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Taking the Low Price Approach Whole Foods’ lower price structure will continue a price war among retailers. Will anyone win?


got the email around noon on the first Wednesday of this month. It was from the folks at Whole Foods Market, informing me and likely millions of other consumers that it was lowering prices on produce at its stores around the country. It said the goal was something about getting what I love to eat for a little less money. In the media that same day, articles and news segments discussed the fact that Whole Foods Market had just announced that it was cutting prices by 20% on more Seth Mendelson than 500 of its more popular products, which included Editor in Chief the above-mentioned produce items. It was big news in retail, though it should be mentioned that after price checks, some media reports said that the chain’s prices significantly overall still are higher than most competitors. And, in the long run, I think, this will end up being much ado about nothing.

Digital, lower price points and same-day shipping upset the retail apple cart a lot, but nothing can be done to alleviate the need to squeeze the melons, smell the meats and check the cans that a visit to the local food store offers. Even still, to me, it was another sign that, which purchased Whole Foods Market a few years ago for a nifty $14 billion or so, is mortal just like every other retail business across the country. Amazon was right to make its foray into traditional supermarket retailing. It is one of the few retail categories where consumers still need to get off their couches and go to the store to get the best selection of the freshest foods, as well as many nonfood products, for that evening’s dinner. Digital, lower price points and same-day shipping upset the retail apple cart a lot, but nothing can be done to alleviate the need to squeeze the melons, smell the meats and check the cans that a visit to the local food store offers. In other words, if you can’t beat the likes of Walmart, Target, Kroger and Albertsons — not to mention such regional powerhouses as Wegmans and H-E-B — you might as well join them. But this was not the usual journey for Amazon. No, the digital retail company was moving outside of its sweet spot and it quickly hit a couple of bumps in the road. Most noticeably, Amazon is known for three things — price, assortment and convenience — and, at the time, Whole Foods Market was known more for high prices and good quality. Often, those things just don’t jive. Something had to give and, not surprisingly, it was the pricing structure at Whole Foods Market. For a company so in tune with building traffic as Amazon, the company’s top officials quickly have figured out that Whole Foods Market’s out-of-whack prices were not bringing more people into its stores for the quality merchandise it stocked. Also, they know that Whole Foods Market is locked in a brutal battle with some of the nation’s largest retailers — specifically Walmart — to control the pricing perception on food items across the country. The eventual winners — and there will be eventual winners, despite the pain the industry is going through — will be the retailers that can offer consumers the perceived best value, along with the best quality in a reasonably convenient fashion. If nothing else, Amazon just took another well publicized step to gain on the competition in this never-ending struggle to win the war for the consumer’s attention and acceptance. Don’t be shocked when traditional retailers fire back with their own salvos. While consumers ultimately could be the big winners here, I fear that only the most nimble retailers will be able to adjust to the changing times. dsn 6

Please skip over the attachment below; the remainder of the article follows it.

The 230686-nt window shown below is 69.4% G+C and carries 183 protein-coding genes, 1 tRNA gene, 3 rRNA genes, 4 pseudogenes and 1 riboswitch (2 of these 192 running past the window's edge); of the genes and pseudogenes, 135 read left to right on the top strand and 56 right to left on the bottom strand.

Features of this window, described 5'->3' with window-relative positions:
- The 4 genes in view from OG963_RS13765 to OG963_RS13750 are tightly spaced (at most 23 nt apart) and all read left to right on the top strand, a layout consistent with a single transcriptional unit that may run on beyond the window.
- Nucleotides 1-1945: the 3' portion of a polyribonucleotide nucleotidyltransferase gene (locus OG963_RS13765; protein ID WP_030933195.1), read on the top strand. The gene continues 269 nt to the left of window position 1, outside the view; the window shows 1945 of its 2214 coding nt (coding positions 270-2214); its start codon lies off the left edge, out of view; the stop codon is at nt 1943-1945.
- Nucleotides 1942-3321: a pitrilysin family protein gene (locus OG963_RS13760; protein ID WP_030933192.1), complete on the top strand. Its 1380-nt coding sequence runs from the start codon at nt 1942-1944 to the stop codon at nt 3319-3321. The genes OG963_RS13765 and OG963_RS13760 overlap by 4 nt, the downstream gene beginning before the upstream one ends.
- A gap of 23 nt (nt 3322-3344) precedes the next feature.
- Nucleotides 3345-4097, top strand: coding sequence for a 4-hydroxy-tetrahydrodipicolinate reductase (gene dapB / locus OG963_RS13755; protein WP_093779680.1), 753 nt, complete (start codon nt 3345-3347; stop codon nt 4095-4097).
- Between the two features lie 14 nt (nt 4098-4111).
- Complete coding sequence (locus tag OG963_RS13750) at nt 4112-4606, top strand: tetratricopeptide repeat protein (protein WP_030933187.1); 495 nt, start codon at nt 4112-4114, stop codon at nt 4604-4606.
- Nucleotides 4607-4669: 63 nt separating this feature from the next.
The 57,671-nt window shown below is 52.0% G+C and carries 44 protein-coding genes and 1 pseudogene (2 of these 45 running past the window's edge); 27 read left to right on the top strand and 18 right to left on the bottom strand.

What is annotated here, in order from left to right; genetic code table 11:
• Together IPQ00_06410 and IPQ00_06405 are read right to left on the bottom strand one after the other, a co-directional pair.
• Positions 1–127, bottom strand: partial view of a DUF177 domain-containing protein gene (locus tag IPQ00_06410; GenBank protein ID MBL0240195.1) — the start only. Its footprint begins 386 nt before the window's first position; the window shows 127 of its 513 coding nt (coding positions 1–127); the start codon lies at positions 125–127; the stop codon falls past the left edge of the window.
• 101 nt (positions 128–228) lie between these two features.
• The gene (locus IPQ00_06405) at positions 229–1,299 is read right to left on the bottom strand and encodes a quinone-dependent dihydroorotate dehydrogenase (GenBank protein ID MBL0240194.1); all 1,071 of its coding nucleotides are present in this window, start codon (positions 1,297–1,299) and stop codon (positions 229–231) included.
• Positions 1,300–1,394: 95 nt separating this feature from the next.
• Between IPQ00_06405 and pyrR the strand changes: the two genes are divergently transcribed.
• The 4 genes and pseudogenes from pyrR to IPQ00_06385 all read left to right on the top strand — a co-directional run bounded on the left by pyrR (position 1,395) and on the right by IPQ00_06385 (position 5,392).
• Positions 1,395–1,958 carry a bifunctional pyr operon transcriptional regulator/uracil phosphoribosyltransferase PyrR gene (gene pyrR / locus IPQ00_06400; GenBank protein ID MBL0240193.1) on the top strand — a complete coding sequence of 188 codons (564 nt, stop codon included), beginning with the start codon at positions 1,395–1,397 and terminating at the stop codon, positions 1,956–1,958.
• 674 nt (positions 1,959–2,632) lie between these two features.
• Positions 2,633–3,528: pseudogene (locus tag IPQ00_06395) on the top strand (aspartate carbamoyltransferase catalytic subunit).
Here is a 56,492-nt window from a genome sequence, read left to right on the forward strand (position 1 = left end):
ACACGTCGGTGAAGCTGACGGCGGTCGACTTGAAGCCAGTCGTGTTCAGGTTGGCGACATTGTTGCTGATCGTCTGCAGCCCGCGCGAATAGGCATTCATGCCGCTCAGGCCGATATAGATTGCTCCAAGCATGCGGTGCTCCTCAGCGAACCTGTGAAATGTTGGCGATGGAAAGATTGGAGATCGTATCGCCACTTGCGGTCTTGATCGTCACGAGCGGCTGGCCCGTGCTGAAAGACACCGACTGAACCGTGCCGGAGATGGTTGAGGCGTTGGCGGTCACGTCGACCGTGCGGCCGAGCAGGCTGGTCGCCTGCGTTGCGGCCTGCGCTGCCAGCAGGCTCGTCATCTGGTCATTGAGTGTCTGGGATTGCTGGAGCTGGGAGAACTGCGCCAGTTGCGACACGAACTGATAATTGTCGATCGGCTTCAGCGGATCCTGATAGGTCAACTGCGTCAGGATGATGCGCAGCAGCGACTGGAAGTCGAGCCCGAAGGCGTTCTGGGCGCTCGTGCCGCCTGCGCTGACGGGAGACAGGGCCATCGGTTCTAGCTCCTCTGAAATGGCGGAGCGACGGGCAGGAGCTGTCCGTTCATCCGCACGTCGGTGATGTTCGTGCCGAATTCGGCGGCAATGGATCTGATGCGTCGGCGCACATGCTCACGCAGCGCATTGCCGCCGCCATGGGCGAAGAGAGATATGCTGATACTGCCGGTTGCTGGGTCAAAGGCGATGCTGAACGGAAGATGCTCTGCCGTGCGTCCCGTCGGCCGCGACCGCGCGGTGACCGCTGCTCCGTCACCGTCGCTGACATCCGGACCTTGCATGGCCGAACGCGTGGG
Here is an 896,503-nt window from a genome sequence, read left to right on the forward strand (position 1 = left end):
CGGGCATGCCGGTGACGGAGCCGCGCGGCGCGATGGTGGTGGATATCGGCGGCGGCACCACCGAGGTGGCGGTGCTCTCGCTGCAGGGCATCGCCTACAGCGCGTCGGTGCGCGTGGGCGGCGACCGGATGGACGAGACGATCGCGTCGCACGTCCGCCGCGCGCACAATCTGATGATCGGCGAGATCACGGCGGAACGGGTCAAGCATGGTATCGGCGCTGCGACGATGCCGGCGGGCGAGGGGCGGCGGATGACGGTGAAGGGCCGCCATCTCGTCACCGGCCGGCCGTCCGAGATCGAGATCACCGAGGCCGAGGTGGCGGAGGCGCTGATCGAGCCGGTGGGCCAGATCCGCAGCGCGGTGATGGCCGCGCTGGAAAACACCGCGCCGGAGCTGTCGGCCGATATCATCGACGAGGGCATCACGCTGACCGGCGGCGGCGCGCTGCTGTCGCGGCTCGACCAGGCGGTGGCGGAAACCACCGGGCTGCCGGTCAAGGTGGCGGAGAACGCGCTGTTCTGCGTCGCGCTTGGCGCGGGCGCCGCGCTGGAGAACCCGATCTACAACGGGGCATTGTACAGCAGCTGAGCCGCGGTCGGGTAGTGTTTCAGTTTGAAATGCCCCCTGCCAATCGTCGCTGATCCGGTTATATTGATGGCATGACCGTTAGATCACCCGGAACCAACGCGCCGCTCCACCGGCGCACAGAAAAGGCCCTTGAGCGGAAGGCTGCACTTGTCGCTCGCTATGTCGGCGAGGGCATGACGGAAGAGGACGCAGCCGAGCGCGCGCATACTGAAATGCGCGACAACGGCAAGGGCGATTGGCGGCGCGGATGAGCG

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Facing a ‘VUCA’ World Elevation Forum focuses on entrepreneurial mindset needed to thrive in today’s uncertainty By Dan Mack